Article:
By Megan Arszman
Winter driving is no joke. Unless you’re lucky enough to live where the days are always sunny, then you know how just one slip can ruin your day.
Winter driving without a horse trailer in tow is pretty basic—if there’s any rain, snow, or ice, just take things slow. However, if you have to haul your horse somewhere during the frozen months, extra caution should be taken when it comes to traveling. It’s not just your vehicle you have to stop but also the extra weight from the trailer and the cargo that can push you farther than expected.
Make sure you have double the normal distance between your vehicle and the one in front of you while traveling. And don’t get too comfortable just because you have four-wheel drive. Experts remind drivers that although four-wheel drive can help you get out of tricky situations, it won’t help you stop.
Allowing for extra time to get to your destination is key, and removing distractions such as cell phones will ensure you’re ready to respond to whatever might pop up on the road ahead.
Prepare Ahead of Time
Proper maintenance of your vehicle can help prevent any emergency that might leave you and your horses stranded on the side of the highway on a not-so-pleasant evening. USRider, a group that provides emergency roadside assistance for horse owners, suggests the following procedures to include in your routine for winter weather:
USRider also recommends, when traveling long distances, try not to let the gas gauge get below the halfway mark, because you never know what road conditions you might encounter. For most states, you can dial 5-1-1 to check traffic conditions and road closures on your route.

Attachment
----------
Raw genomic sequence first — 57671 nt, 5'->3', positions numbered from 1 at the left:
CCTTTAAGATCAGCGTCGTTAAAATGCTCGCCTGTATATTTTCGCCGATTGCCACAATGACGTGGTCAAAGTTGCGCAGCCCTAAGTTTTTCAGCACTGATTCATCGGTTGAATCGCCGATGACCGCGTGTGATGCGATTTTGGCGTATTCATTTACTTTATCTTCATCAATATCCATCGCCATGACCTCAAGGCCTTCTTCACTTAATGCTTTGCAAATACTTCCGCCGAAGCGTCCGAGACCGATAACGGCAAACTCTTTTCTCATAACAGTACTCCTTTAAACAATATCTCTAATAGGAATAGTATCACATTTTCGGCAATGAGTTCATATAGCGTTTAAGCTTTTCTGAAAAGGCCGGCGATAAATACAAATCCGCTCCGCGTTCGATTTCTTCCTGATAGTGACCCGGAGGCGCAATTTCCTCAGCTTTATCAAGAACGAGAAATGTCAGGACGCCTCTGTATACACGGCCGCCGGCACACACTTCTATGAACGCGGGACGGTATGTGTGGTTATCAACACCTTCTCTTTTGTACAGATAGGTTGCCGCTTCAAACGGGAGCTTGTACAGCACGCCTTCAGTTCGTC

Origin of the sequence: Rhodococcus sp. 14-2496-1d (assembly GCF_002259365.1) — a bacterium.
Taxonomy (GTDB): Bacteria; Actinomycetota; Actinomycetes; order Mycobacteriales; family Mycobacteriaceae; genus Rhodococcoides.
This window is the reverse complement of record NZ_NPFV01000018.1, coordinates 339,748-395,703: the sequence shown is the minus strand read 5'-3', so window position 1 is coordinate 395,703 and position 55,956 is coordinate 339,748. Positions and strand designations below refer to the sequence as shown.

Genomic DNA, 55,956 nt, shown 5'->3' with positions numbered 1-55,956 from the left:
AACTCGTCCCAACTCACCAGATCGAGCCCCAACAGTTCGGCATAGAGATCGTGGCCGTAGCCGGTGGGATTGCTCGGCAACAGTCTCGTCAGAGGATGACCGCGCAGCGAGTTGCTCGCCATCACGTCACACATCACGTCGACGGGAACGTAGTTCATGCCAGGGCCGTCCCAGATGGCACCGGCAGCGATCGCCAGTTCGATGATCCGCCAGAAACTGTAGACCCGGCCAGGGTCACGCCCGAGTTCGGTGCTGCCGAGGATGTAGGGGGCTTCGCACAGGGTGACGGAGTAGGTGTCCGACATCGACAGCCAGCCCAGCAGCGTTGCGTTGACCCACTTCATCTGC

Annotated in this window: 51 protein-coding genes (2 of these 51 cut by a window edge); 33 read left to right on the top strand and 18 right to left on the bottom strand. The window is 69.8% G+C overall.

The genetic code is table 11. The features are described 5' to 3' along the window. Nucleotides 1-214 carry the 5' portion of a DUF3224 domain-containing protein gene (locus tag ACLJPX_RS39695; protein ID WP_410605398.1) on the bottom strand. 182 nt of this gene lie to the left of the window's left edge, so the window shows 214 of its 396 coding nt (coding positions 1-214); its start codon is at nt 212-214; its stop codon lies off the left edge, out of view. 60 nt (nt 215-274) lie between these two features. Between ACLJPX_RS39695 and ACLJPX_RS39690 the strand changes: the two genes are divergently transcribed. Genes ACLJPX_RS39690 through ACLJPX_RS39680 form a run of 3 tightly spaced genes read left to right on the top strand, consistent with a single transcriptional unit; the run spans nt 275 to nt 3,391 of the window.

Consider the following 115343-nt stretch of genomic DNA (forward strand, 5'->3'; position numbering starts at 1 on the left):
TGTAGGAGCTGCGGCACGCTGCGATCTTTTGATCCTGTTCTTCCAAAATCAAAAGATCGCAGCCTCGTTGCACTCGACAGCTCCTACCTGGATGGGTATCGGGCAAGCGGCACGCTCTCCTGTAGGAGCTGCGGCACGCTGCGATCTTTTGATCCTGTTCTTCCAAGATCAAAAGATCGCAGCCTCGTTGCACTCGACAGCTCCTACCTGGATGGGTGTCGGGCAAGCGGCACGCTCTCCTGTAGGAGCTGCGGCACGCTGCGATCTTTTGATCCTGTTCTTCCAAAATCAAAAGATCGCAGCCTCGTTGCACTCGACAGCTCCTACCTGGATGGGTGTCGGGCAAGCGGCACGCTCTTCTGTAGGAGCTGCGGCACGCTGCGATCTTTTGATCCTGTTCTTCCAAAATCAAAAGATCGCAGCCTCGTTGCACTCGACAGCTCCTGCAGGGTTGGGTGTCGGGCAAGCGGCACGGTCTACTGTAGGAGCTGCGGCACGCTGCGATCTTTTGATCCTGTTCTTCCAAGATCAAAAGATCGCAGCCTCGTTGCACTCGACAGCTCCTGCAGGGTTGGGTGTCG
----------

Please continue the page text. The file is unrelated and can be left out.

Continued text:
Keep On Hand
When planning your trip, check the states on your route and their Department of Transportation websites to find out about regulations when it comes to snow chains. In some states, vehicles over the 10,000 gross vehicle weight rating must carry chains from November 1st through March 31st. This could include vehicles towing trailers, RVs, SUVs, and some passenger trucks.
Have a car/truck emergency kit packed in your towing vehicle or trailer. The kit should include a shovel, sand or cat litter, red flags to alert passing drivers, a candle, matches or a lighter, bottles of water, and blankets. A few non-perishable snacks, a hand operated crank flashlight, and one of the new external cell phone battery packs wouldn’t hurt as well! Once the weather begins to turn, you should also keep a winter care kit complete with de-icer, an ice scraper, and extra windshield wiper fluid in your truck or trailer.
Stop the Skid
Although no one wants to get caught on an icy patch, if you do start to skid, the most important thing is not to panic. USRider advises drivers to apply brakes gently in order to reduce the chance of skidding. If you do hit a rough patch, and your tires start to spin, follow S.E.D.S.
#1- Stay calm
#2- Ease up on the brakes
#3- Don’t jerk the wheel
#4- Steer into the skid to regain control